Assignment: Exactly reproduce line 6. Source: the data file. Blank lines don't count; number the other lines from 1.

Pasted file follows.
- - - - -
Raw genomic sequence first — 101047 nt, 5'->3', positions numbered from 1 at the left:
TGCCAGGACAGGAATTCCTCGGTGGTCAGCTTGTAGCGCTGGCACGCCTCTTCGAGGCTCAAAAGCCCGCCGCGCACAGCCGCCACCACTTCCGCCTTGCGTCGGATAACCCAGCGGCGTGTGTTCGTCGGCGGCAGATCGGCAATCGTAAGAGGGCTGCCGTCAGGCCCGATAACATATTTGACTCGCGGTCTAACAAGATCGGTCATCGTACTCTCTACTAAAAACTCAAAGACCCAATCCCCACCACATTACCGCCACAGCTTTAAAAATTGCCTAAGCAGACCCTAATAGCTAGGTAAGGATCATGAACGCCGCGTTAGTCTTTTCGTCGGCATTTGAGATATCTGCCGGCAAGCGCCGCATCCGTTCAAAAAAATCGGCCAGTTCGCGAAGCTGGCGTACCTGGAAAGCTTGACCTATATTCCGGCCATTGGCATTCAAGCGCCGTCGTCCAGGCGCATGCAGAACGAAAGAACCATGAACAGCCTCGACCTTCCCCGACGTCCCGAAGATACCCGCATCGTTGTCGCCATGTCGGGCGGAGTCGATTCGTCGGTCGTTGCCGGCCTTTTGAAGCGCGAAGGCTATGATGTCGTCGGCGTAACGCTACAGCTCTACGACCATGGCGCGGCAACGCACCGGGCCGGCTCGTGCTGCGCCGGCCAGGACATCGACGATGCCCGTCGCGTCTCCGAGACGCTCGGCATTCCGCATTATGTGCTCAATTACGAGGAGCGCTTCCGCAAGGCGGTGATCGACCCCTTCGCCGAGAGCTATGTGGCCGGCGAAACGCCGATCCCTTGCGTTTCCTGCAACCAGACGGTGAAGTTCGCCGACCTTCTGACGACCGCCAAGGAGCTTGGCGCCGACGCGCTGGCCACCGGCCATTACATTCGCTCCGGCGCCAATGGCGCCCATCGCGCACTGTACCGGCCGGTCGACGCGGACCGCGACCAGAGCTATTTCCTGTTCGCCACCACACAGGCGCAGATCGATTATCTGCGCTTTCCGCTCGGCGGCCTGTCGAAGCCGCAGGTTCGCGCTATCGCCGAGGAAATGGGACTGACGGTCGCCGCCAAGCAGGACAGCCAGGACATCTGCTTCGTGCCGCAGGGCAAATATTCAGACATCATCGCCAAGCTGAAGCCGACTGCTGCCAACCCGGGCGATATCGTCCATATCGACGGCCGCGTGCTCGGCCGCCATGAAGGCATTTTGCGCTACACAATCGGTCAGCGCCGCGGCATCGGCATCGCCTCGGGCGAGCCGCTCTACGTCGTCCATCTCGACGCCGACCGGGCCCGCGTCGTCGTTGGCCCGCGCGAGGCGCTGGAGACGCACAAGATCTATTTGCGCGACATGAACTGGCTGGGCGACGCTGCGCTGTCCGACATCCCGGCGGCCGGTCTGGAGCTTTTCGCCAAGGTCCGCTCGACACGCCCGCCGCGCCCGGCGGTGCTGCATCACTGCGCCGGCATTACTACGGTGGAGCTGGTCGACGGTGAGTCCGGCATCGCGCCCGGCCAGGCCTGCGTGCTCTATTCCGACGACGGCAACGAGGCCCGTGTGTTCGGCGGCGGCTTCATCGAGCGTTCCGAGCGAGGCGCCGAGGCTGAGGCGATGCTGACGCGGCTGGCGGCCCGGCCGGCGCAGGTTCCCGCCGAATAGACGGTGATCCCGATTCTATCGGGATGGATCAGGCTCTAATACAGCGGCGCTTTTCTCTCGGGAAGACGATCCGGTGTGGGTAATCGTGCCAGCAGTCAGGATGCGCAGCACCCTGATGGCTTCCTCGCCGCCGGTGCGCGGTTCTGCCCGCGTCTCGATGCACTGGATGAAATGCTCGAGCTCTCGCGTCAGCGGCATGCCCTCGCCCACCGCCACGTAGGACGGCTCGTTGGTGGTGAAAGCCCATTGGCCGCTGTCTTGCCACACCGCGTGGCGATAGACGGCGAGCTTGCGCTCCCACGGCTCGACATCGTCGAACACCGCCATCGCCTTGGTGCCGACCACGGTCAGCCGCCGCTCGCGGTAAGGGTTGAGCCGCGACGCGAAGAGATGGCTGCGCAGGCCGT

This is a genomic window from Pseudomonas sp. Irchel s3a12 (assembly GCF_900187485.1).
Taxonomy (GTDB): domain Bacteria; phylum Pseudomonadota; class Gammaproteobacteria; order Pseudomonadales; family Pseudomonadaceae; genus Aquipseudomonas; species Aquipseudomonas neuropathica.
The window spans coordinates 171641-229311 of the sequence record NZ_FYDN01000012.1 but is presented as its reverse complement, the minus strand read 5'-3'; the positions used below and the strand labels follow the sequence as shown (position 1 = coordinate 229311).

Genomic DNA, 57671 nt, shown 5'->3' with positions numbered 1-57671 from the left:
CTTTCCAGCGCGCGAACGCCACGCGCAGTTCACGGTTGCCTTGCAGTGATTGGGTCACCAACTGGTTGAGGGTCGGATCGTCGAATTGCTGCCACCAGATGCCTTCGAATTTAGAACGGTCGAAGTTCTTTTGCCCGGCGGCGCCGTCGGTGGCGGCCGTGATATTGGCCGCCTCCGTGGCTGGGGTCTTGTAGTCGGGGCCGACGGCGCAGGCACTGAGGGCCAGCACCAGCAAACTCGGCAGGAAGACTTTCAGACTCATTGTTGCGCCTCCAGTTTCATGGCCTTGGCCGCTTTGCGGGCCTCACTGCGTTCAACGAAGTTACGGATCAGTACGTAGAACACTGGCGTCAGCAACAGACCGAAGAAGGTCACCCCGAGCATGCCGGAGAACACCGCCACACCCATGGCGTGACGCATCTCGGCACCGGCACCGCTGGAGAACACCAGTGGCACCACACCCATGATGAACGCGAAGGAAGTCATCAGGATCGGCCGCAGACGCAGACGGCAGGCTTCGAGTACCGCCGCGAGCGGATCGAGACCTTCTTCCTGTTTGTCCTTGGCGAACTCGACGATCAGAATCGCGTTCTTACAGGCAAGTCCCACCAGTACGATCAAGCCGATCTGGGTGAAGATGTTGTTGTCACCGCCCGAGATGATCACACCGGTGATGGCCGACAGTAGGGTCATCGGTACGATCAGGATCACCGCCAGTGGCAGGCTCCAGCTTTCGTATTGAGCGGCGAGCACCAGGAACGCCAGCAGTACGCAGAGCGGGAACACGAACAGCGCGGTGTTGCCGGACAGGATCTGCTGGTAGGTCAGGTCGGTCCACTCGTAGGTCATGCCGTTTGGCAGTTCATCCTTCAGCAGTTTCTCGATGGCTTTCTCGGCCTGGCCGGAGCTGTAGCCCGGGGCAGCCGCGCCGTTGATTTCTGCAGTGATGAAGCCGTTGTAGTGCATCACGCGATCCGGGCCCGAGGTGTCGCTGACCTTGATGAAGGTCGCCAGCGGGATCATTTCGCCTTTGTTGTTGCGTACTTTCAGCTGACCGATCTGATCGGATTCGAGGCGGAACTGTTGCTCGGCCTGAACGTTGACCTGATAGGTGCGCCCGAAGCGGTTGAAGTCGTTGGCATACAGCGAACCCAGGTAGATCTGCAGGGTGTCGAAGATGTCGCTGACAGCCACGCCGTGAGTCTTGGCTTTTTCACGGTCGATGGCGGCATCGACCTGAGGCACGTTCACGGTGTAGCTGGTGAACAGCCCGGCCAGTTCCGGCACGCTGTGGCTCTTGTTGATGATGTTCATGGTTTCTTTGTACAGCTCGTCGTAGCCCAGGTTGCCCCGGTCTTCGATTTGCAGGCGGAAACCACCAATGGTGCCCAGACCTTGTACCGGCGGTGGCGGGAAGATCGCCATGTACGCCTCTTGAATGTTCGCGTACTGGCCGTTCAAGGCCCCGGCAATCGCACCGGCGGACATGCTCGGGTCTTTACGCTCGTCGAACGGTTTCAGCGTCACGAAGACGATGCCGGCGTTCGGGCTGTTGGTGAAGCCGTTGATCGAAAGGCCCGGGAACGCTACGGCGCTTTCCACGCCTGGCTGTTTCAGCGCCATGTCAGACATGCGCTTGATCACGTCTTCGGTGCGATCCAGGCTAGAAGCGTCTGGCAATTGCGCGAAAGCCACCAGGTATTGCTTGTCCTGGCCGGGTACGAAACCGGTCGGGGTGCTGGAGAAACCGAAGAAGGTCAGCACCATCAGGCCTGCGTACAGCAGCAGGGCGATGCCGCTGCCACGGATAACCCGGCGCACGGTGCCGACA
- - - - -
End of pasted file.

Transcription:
Genomic DNA, 57671 nt, shown 5'->3' with positions numbered 1-57671 from the left: